A research team from the University of Jaén has identified a group of dormant bacteria in the leaves and soil of olive trees that protect them from environmental challenges.
Genetic analysis has demonstrated that several microorganisms provide biological advantages akin to a secondary immune system. The researchers hope their findings may allow for developing a natural biopesticide to combat the deadly pathogen Xylella fastidiosa.See Also:Europe’s Evolving Fight Against Xylella Fastidiosa
Xylella fastidiosa is believed to have arrived in Italy in 2008 by introducing a single coffee plant from Costa Rica.
Xylella fastidiosa, which causes the deadly olive quick decline syndrome, has caused widespread outbreaks in Europe over the past 15 years and is estimated to have an annual economic impact of over €5.5 billion.
The bacterium has proven to be a significant challenge to manage, as there is currently no effective field control method to eradicate it.
In the research article published in Microbiology Spectrum, however, the researchers identified a group of bacteria, Bacillus spp., that they believe could hold the key to combating the pathogen.
Bacillus species have distinct characteristics that make them valuable for medical, biotechnological and agricultural applications.
They can be used in biofuel, biopolymer and bioactive molecule production. In agriculture, they can enhance plant growth, serve as biofertilizers, stimulate growth and control pathogens, making them promising for sustainable agriculture.
Bacillus-based biofertilizers enhance plant growth and yield by improving nutrient availability, nitrogen fixation, phosphorus solubilization and the production of plant growth regulators.
These bacteria can also produce antimicrobial compounds, are cost-effective and form spores for stability, offering a natural alternative to chemical pesticides.
Bacillus thuringiensis is well-known for its insecticidal properties, while other species like B. subtilis and Bacillus amyloliquefaciens have been successfully used as biocontrol agents in various commercial crops.
Moreover, the ability of some Bacillus species to produce bacteriocins, antimicrobial peptides, shows promise for plant treatment.
While these benefits have already been demonstrated in crops including wheat, sunflowers and potatoes, the research conducted by the University of Jaén team focused on analyzing their presence in Spanish olive groves and their resistance to a series of environmental challenges.
Under the supervision of Hikmate Abriouel, the team embarked on the SMART-AGRI-SPORE project, a European Marie Curie initiative aimed at developing a biopesticide to combat Xylella fastidiosa. The project involved the analysis of 417 bacteria of the genus Bacillus spp. collected from olive groves in Jaén and Málaga.
The researchers sought to identify those bacteria capable of forming spores and hibernating to overcome adverse external conditions and revive when conditions become favorable.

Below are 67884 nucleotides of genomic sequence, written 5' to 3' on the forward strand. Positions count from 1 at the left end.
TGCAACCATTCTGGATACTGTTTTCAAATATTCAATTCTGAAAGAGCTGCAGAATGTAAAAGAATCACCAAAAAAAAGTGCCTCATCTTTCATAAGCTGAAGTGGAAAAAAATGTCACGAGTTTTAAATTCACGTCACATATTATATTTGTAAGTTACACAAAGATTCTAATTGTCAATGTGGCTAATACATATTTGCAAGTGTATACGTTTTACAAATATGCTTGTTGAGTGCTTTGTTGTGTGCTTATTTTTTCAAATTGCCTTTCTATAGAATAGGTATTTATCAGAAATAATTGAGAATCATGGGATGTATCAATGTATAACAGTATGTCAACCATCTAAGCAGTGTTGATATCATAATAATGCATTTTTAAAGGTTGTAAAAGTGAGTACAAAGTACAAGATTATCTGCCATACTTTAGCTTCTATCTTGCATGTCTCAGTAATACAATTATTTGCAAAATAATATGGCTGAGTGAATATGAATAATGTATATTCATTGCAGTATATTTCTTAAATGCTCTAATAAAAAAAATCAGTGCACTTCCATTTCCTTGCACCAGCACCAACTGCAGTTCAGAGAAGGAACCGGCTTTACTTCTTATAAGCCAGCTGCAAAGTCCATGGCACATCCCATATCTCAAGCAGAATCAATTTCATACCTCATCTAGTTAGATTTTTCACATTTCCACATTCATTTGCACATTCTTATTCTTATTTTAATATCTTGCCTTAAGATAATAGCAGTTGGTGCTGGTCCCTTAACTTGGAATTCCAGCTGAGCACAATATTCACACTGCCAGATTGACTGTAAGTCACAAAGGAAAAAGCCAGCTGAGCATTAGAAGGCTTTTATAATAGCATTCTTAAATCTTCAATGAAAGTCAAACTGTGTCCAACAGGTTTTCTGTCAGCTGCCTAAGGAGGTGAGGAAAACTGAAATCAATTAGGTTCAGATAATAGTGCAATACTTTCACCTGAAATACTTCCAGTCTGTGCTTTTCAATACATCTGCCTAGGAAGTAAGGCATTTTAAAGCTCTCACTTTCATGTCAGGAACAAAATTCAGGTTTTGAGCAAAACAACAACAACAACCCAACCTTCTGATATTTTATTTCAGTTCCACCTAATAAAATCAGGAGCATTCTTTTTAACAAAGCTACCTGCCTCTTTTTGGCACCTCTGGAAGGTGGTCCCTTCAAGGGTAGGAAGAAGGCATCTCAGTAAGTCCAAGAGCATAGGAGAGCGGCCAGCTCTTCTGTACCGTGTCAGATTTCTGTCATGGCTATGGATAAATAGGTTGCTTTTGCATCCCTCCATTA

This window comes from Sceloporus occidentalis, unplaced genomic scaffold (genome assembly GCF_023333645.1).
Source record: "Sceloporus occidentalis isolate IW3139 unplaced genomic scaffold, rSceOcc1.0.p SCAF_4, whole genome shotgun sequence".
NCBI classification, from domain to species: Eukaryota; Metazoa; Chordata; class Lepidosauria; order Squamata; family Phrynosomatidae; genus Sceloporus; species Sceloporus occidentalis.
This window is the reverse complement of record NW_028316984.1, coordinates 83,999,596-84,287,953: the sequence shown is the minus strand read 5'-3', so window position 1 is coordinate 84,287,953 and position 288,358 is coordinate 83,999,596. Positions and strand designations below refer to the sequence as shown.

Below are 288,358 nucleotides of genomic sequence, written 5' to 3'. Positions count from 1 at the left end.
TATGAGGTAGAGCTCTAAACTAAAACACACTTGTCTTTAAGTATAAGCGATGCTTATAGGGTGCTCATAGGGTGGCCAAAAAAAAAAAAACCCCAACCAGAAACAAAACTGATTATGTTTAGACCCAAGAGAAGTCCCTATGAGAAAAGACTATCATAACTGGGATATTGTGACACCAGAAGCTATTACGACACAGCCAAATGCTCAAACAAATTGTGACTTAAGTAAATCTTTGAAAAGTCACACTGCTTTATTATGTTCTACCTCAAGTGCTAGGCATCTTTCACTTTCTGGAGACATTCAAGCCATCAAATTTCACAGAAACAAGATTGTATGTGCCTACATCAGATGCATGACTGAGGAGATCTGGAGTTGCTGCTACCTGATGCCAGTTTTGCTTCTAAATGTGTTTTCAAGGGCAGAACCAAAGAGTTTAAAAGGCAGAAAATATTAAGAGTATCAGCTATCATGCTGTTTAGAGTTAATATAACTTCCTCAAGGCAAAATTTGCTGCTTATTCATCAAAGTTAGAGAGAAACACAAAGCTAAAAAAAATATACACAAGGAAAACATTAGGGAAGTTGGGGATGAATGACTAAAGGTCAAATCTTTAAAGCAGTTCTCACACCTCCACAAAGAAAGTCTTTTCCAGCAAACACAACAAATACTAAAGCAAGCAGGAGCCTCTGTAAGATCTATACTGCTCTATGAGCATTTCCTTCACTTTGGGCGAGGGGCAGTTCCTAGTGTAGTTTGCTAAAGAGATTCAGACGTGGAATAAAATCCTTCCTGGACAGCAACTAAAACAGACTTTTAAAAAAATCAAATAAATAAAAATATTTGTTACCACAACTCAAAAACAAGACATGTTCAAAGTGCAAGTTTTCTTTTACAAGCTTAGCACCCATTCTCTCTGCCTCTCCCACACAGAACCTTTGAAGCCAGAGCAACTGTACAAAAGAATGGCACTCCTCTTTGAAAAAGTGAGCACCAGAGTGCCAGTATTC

These spores act as a protective shield, making the bacteria resistant to extreme temperatures, radiation and harmful chemicals. To isolate those strains with this capability, the team subjected their samples to temperatures reaching 80 ºC, thus eradicating all those not meeting the criterion.
“Faced with an adverse event, such as a lack of nutrients in the environment, these bacteria enter a state of rest, like a kind of hibernation, until the danger disappears and they can resume their normal vital functions,” explained Julia Manetsberger, one of the paper’s authors.
To further understand the resistance of Bacillus spp. to environmental challenges, the researchers exposed the bacteria to varying quantities of antibiotics and inorganic fertilizers.
Their resistance was normal, similar to that of other bacterial species. This resilience suggests that Bacillus spp. would survive in nature when exposed to such commonly used agricultural compounds, continuing to impart the desired benefits to the olive grove.
The discovery of these unique bacteria in Spanish olive groves opens up possibilities for future agricultural applications.
Given that Bacillus spp. already play a central role as one of the most widely used biopesticides, their potential for novel biotechnological applications in agriculture is promising. The researchers propose the development of a natural biopesticide utilizing this group of microorganisms to combat Xylella fastidiosa outbreaks.
In addition, the bacteria have previously been shown to withstand metal exposure and remove heavy metals from soil, effectively detoxifying the environment.
Heavy metal contamination poses a significant problem for commercial agriculture and food production since plants can absorb these metals, which make their way into the food chain.
The team, therefore, examined the tolerance of their samples to a range of heavy metals. They found that the tested isolates had good tolerance, with iron being the most tolerated, followed by copper, nickel, manganese, zinc and cadmium.
This suggests that members of the olive sporobiota could potentially thrive in soils with elevated metal levels due to environmental factors or human activities.